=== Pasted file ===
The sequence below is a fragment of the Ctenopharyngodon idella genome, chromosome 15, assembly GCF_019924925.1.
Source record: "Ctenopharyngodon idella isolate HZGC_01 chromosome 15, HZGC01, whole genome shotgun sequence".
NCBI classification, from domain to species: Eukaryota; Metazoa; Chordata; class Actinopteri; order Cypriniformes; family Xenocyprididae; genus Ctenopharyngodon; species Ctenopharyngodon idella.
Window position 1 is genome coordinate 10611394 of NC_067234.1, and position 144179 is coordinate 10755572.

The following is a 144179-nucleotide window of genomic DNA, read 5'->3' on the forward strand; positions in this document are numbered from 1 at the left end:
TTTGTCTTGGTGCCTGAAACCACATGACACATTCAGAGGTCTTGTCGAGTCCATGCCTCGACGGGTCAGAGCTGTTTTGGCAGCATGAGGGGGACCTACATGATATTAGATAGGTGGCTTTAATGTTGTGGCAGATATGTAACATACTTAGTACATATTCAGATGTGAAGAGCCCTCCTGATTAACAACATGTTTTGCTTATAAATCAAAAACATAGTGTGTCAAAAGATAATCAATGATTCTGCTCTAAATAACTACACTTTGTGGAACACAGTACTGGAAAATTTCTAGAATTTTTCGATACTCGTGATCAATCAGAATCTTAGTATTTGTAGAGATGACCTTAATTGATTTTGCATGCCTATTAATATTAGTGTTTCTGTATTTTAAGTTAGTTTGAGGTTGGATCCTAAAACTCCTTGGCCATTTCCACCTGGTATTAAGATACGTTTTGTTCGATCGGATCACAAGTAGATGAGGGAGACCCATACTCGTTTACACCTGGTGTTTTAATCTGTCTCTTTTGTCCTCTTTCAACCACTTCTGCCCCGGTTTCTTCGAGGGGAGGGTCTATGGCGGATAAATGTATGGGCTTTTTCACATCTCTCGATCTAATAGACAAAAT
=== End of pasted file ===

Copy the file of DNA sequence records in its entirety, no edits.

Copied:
The sequence below is a fragment of the Ctenopharyngodon idella genome, chromosome 15, assembly GCF_019924925.1.
Source record: "Ctenopharyngodon idella isolate HZGC_01 chromosome 15, HZGC01, whole genome shotgun sequence".
NCBI classification, from domain to species: Eukaryota; Metazoa; Chordata; class Actinopteri; order Cypriniformes; family Xenocyprididae; genus Ctenopharyngodon; species Ctenopharyngodon idella.
Window position 1 is genome coordinate 10611394 of NC_067234.1, and position 144179 is coordinate 10755572.

The following is a 144179-nucleotide window of genomic DNA, read 5'->3' on the forward strand; positions in this document are numbered from 1 at the left end:
TTTGTCTTGGTGCCTGAAACCACATGACACATTCAGAGGTCTTGTCGAGTCCATGCCTCGACGGGTCAGAGCTGTTTTGGCAGCATGAGGGGGACCTACATGATATTAGATAGGTGGCTTTAATGTTGTGGCAGATATGTAACATACTTAGTACATATTCAGATGTGAAGAGCCCTCCTGATTAACAACATGTTTTGCTTATAAATCAAAAACATAGTGTGTCAAAAGATAATCAATGATTCTGCTCTAAATAACTACACTTTGTGGAACACAGTACTGGAAAATTTCTAGAATTTTTCGATACTCGTGATCAATCAGAATCTTAGTATTTGTAGAGATGACCTTAATTGATTTTGCATGCCTATTAATATTAGTGTTTCTGTATTTTAAGTTAGTTTGAGGTTGGATCCTAAAACTCCTTGGCCATTTCCACCTGGTATTAAGATACGTTTTGTTCGATCGGATCACAAGTAGATGAGGGAGACCCATACTCGTTTACACCTGGTGTTTTAATCTGTCTCTTTTGTCCTCTTTCAACCACTTCTGCCCCGGTTTCTTCGAGGGGAGGGTCTATGGCGGATAAATGTATGGGCTTTTTCACATCTCTCGATCTAATAGACAAAAT